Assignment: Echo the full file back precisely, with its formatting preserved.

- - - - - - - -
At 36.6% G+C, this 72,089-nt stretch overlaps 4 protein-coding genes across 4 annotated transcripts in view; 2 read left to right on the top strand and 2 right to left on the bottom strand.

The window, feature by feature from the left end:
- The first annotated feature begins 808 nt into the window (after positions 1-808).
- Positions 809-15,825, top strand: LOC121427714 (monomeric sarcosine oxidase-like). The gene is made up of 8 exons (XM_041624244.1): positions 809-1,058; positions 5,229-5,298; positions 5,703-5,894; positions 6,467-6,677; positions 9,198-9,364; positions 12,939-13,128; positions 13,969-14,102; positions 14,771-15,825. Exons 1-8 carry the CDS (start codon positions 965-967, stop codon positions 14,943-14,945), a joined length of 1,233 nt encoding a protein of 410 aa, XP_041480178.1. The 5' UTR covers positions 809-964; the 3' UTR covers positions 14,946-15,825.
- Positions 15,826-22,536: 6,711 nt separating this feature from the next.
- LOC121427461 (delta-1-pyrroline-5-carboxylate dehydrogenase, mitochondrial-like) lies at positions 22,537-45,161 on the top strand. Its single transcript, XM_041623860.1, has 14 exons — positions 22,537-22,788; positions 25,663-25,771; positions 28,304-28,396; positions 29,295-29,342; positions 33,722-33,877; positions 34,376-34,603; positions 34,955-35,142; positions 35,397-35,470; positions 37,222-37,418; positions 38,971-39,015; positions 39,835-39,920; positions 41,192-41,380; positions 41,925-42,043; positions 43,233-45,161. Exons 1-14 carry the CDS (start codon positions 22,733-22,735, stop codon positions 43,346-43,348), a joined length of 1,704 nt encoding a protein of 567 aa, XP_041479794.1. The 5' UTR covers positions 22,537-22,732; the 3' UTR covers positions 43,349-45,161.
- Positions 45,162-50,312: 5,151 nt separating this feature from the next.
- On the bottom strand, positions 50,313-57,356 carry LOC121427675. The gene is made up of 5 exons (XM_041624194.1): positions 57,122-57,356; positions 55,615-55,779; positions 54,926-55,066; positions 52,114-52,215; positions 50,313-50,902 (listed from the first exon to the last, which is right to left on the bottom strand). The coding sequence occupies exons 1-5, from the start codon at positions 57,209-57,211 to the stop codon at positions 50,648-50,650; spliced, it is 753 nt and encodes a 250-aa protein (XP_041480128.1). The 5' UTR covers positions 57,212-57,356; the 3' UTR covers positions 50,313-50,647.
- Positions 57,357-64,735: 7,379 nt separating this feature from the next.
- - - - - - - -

At 36.6% G+C, this 72,089-nt stretch overlaps 4 protein-coding genes across 4 annotated transcripts in view; 2 read left to right on the top strand and 2 right to left on the bottom strand.

The window, feature by feature from the left end:
- The first annotated feature begins 808 nt into the window (after positions 1-808).
- Positions 809-15,825, top strand: LOC121427714 (monomeric sarcosine oxidase-like). The gene is made up of 8 exons (XM_041624244.1): positions 809-1,058; positions 5,229-5,298; positions 5,703-5,894; positions 6,467-6,677; positions 9,198-9,364; positions 12,939-13,128; positions 13,969-14,102; positions 14,771-15,825. Exons 1-8 carry the CDS (start codon positions 965-967, stop codon positions 14,943-14,945), a joined length of 1,233 nt encoding a protein of 410 aa, XP_041480178.1. The 5' UTR covers positions 809-964; the 3' UTR covers positions 14,946-15,825.
- Positions 15,826-22,536: 6,711 nt separating this feature from the next.
- LOC121427461 (delta-1-pyrroline-5-carboxylate dehydrogenase, mitochondrial-like) lies at positions 22,537-45,161 on the top strand. Its single transcript, XM_041623860.1, has 14 exons — positions 22,537-22,788; positions 25,663-25,771; positions 28,304-28,396; positions 29,295-29,342; positions 33,722-33,877; positions 34,376-34,603; positions 34,955-35,142; positions 35,397-35,470; positions 37,222-37,418; positions 38,971-39,015; positions 39,835-39,920; positions 41,192-41,380; positions 41,925-42,043; positions 43,233-45,161. Exons 1-14 carry the CDS (start codon positions 22,733-22,735, stop codon positions 43,346-43,348), a joined length of 1,704 nt encoding a protein of 567 aa, XP_041479794.1. The 5' UTR covers positions 22,537-22,732; the 3' UTR covers positions 43,349-45,161.
- Positions 45,162-50,312: 5,151 nt separating this feature from the next.
- On the bottom strand, positions 50,313-57,356 carry LOC121427675. The gene is made up of 5 exons (XM_041624194.1): positions 57,122-57,356; positions 55,615-55,779; positions 54,926-55,066; positions 52,114-52,215; positions 50,313-50,902 (listed from the first exon to the last, which is right to left on the bottom strand). The coding sequence occupies exons 1-5, from the start codon at positions 57,209-57,211 to the stop codon at positions 50,648-50,650; spliced, it is 753 nt and encodes a 250-aa protein (XP_041480128.1). The 5' UTR covers positions 57,212-57,356; the 3' UTR covers positions 50,313-50,647.
- Positions 57,357-64,735: 7,379 nt separating this feature from the next.